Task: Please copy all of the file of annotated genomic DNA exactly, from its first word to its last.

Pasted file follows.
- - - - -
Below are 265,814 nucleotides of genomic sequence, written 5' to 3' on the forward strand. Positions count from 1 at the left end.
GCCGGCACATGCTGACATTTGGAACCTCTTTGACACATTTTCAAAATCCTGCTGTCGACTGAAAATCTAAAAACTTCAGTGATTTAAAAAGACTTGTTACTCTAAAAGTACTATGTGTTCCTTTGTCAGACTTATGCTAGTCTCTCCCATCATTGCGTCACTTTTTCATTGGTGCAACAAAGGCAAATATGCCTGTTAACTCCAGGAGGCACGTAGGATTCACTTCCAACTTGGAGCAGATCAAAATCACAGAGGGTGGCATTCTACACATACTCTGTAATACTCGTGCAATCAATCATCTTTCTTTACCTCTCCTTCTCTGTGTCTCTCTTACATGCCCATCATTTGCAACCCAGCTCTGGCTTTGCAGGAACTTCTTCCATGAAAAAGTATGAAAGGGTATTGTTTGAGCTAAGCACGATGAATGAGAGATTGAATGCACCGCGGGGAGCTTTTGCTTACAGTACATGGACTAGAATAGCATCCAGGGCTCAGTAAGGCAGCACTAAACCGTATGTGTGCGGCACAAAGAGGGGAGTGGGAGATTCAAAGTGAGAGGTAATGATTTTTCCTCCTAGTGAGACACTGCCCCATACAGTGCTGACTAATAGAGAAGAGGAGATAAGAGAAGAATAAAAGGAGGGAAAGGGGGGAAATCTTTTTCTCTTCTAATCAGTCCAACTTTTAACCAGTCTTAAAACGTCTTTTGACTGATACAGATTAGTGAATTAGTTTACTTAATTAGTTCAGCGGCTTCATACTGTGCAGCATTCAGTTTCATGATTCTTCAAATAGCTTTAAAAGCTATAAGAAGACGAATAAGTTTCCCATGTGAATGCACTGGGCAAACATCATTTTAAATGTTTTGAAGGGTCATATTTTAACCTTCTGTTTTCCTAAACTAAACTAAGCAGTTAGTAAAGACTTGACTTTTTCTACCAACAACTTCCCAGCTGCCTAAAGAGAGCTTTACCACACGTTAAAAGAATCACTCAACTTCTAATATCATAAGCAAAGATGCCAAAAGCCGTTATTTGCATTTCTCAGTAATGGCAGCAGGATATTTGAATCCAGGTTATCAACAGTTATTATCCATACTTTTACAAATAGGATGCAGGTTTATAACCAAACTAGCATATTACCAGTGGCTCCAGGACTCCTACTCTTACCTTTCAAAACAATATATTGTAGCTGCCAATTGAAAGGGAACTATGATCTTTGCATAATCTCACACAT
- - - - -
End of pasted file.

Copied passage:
Below are 265,814 nucleotides of genomic sequence, written 5' to 3' on the forward strand. Positions count from 1 at the left end.
GCCGGCACATGCTGACATTTGGAACCTCTTTGACACATTTTCAAAATCCTGCTGTCGACTGAAAATCTAAAAACTTCAGTGATTTAAAAAGACTTGTTACTCTAAAAGTACTATGTGTTCCTTTGTCAGACTTATGCTAGTCTCTCCCATCATTGCGTCACTTTTTCATTGGTGCAACAAAGGCAAATATGCCTGTTAACTCCAGGAGGCACGTAGGATTCACTTCCAACTTGGAGCAGATCAAAATCACAGAGGGTGGCATTCTACACATACTCTGTAATACTCGTGCAATCAATCATCTTTCTTTACCTCTCCTTCTCTGTGTCTCTCTTACATGCCCATCATTTGCAACCCAGCTCTGGCTTTGCAGGAACTTCTTCCATGAAAAAGTATGAAAGGGTATTGTTTGAGCTAAGCACGATGAATGAGAGATTGAATGCACCGCGGGGAGCTTTTGCTTACAGTACATGGACTAGAATAGCATCCAGGGCTCAGTAAGGCAGCACTAAACCGTATGTGTGCGGCACAAAGAGGGGAGTGGGAGATTCAAAGTGAGAGGTAATGATTTTTCCTCCTAGTGAGACACTGCCCCATACAGTGCTGACTAATAGAGAAGAGGAGATAAGAGAAGAATAAAAGGAGGGAAAGGGGGGAAATCTTTTTCTCTTCTAATCAGTCCAACTTTTAACCAGTCTTAAAACGTCTTTTGACTGATACAGATTAGTGAATTAGTTTACTTAATTAGTTCAGCGGCTTCATACTGTGCAGCATTCAGTTTCATGATTCTTCAAATAGCTTTAAAAGCTATAAGAAGACGAATAAGTTTCCCATGTGAATGCACTGGGCAAACATCATTTTAAATGTTTTGAAGGGTCATATTTTAACCTTCTGTTTTCCTAAACTAAACTAAGCAGTTAGTAAAGACTTGACTTTTTCTACCAACAACTTCCCAGCTGCCTAAAGAGAGCTTTACCACACGTTAAAAGAATCACTCAACTTCTAATATCATAAGCAAAGATGCCAAAAGCCGTTATTTGCATTTCTCAGTAATGGCAGCAGGATATTTGAATCCAGGTTATCAACAGTTATTATCCATACTTTTACAAATAGGATGCAGGTTTATAACCAAACTAGCATATTACCAGTGGCTCCAGGACTCCTACTCTTACCTTTCAAAACAATATATTGTAGCTGCCAATTGAAAGGGAACTATGATCTTTGCATAATCTCACACAT